Our last entrée item was the cherry pepper and bacon relish grilled cheese, sandwiched between two buttery and toasty slices of good old-fashioned white bread.
This was sweet, spicy, tangy crunchy and gooey all at once. Such a nice concoction. I’ll definitely be trying to make these at home soon.
The fries were nice. A natural cut style, nicely seasoned without going overboard, and with a decent crispy crunch to them. They could have been better, but I wasn’t complaining.
For our first drink we had a watermelon cooler, which was delicious. I was half expecting some sugary, diabetic coma-inducing watermelon “drank,” but this was a delicious, natural tasting watermelon juice. Not too sweet, not too pulpy, and extremely refreshing. Big fan of this:
Next, of course, was a vanilla shake. At nearly $6 I was expecting a let down, but this was a good size and it had great flavor. It was light and easily suckable – like a guy with a 2-inch pecker, and unlike some joints where they basically give you soft serve ice cream in a cup and expect you to blow an aneurism trying to suck the shit through a 3mm diameter straw. Fuck that. This was ready to go; no melt-wait time needed. Nicely executed:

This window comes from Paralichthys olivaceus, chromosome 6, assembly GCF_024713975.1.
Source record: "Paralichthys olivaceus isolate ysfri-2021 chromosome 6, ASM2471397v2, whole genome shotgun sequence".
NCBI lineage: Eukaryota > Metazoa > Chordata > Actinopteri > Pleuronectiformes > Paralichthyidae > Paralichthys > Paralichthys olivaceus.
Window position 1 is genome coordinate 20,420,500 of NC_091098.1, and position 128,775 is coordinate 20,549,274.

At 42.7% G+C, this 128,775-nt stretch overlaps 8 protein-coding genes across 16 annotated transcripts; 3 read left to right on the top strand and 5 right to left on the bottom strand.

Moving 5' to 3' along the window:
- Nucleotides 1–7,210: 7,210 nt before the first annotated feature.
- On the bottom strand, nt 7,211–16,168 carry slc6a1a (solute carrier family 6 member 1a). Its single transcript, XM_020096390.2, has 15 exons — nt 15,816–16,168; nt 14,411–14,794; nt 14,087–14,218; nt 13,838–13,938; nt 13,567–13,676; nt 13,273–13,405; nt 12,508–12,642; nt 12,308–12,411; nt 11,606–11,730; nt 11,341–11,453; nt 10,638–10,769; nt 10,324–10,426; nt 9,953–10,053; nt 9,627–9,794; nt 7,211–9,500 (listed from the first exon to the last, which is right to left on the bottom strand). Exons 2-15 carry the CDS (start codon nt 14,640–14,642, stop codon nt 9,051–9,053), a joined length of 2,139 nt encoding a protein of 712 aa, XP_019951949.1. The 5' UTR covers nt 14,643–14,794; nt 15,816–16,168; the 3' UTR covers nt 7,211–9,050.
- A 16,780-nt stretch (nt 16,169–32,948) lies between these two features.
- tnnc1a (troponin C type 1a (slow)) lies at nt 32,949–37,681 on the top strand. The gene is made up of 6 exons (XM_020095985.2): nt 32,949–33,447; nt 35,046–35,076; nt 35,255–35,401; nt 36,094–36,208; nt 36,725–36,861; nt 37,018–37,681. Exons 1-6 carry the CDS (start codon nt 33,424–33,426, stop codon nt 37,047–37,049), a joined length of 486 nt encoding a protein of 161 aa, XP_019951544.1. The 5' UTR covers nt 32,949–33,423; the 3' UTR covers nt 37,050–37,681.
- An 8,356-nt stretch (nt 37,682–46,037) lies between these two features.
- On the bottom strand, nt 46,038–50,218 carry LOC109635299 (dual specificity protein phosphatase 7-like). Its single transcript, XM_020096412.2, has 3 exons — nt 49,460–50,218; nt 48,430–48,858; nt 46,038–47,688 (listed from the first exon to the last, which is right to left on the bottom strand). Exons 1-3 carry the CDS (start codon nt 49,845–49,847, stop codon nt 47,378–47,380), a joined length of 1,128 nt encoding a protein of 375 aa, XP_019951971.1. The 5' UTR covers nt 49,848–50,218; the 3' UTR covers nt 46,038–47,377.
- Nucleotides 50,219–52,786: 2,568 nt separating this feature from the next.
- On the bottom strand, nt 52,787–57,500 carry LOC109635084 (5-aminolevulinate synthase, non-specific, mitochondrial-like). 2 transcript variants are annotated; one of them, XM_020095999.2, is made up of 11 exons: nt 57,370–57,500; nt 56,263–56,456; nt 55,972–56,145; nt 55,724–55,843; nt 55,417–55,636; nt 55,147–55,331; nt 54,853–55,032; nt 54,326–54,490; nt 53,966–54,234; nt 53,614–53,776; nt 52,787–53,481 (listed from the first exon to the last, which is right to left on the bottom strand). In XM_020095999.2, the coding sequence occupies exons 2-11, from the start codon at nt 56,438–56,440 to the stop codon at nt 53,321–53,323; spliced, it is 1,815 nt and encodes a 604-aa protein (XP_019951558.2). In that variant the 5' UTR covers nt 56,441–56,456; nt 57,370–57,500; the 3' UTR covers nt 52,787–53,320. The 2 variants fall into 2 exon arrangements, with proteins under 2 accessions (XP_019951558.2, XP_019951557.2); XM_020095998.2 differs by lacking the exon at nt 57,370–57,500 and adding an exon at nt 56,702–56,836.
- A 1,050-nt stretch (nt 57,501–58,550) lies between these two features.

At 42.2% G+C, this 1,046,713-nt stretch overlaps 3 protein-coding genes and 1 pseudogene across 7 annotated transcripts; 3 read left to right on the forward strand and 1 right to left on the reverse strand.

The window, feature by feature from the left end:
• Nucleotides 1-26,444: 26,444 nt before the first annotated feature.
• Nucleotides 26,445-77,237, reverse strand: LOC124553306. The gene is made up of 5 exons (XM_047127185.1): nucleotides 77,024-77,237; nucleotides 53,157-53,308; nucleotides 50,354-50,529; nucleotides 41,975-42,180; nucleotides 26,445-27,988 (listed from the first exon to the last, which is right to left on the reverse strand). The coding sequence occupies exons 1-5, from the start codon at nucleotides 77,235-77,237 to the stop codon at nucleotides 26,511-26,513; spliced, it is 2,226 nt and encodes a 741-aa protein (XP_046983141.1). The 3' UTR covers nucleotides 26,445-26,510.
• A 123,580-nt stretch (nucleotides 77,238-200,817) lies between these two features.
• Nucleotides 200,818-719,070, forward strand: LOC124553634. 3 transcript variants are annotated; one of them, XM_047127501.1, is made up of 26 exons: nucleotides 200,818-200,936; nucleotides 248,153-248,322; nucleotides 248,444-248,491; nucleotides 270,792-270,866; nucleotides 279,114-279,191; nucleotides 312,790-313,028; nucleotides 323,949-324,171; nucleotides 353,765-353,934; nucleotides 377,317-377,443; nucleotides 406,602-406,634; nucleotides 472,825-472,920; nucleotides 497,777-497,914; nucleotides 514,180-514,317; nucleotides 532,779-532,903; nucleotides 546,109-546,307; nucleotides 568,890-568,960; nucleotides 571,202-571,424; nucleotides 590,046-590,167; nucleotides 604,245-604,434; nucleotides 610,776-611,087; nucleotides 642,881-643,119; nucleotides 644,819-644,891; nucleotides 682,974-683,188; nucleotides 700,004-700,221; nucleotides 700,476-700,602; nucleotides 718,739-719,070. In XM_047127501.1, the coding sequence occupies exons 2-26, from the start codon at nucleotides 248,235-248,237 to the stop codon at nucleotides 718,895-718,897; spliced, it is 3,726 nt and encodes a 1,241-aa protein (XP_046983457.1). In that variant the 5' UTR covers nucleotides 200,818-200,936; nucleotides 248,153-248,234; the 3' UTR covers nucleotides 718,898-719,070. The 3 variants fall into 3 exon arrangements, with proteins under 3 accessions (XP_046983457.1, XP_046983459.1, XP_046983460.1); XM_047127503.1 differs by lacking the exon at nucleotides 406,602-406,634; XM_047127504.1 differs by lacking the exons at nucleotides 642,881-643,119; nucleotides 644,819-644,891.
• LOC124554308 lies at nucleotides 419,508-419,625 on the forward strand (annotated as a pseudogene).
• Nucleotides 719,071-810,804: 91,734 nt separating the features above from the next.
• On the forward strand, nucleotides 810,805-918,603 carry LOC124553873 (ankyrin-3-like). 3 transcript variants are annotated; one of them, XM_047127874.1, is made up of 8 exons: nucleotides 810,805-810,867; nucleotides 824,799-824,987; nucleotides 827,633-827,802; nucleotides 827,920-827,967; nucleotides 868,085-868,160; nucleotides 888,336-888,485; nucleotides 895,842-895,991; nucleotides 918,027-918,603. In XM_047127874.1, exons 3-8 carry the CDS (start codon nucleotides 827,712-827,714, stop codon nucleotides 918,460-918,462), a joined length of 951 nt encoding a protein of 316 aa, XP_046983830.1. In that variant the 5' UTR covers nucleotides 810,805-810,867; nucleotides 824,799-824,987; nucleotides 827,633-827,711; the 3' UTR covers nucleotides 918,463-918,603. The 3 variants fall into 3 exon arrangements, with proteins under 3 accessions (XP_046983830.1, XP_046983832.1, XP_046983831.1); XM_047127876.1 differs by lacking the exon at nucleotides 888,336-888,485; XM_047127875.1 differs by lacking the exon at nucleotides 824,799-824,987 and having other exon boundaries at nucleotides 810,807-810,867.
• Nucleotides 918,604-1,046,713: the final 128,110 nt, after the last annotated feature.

So that’s that. Hope you enjoyed my thoughts on this place. If you live nearby, it is definitely worth a visit. If, however, like me, you will need to get on public transit to make it here, then make sure you try to score a coupon first… and go with the intention of delving into a ton of grub to make it worth your trip. Go for and gorge thyself!
Dinosaur BBQ is a cool meat lover’s spot up in Harlem near the Hudson River. It’s been killing it up there for years now, but I finally got the chance to try it out.